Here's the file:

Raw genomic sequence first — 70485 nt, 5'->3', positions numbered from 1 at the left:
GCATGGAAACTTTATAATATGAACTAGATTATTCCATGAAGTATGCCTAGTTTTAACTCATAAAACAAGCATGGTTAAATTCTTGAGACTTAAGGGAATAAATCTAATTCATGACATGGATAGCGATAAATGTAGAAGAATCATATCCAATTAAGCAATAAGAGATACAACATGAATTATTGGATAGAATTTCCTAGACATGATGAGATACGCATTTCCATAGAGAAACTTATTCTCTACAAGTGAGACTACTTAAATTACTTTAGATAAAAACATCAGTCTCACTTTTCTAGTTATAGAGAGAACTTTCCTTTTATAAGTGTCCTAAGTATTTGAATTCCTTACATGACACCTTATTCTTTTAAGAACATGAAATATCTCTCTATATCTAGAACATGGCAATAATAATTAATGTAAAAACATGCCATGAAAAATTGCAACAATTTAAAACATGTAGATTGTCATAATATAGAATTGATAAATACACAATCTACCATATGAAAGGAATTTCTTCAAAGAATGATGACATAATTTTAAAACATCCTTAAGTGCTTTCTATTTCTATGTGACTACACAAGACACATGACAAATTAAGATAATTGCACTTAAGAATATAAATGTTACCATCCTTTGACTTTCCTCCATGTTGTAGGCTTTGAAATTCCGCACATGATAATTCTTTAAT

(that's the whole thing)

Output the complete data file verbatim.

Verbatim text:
Raw genomic sequence first — 70485 nt, 5'->3', positions numbered from 1 at the left:
GCATGGAAACTTTATAATATGAACTAGATTATTCCATGAAGTATGCCTAGTTTTAACTCATAAAACAAGCATGGTTAAATTCTTGAGACTTAAGGGAATAAATCTAATTCATGACATGGATAGCGATAAATGTAGAAGAATCATATCCAATTAAGCAATAAGAGATACAACATGAATTATTGGATAGAATTTCCTAGACATGATGAGATACGCATTTCCATAGAGAAACTTATTCTCTACAAGTGAGACTACTTAAATTACTTTAGATAAAAACATCAGTCTCACTTTTCTAGTTATAGAGAGAACTTTCCTTTTATAAGTGTCCTAAGTATTTGAATTCCTTACATGACACCTTATTCTTTTAAGAACATGAAATATCTCTCTATATCTAGAACATGGCAATAATAATTAATGTAAAAACATGCCATGAAAAATTGCAACAATTTAAAACATGTAGATTGTCATAATATAGAATTGATAAATACACAATCTACCATATGAAAGGAATTTCTTCAAAGAATGATGACATAATTTTAAAACATCCTTAAGTGCTTTCTATTTCTATGTGACTACACAAGACACATGACAAATTAAGATAATTGCACTTAAGAATATAAATGTTACCATCCTTTGACTTTCCTCCATGTTGTAGGCTTTGAAATTCCGCACATGATAATTCTTTAAT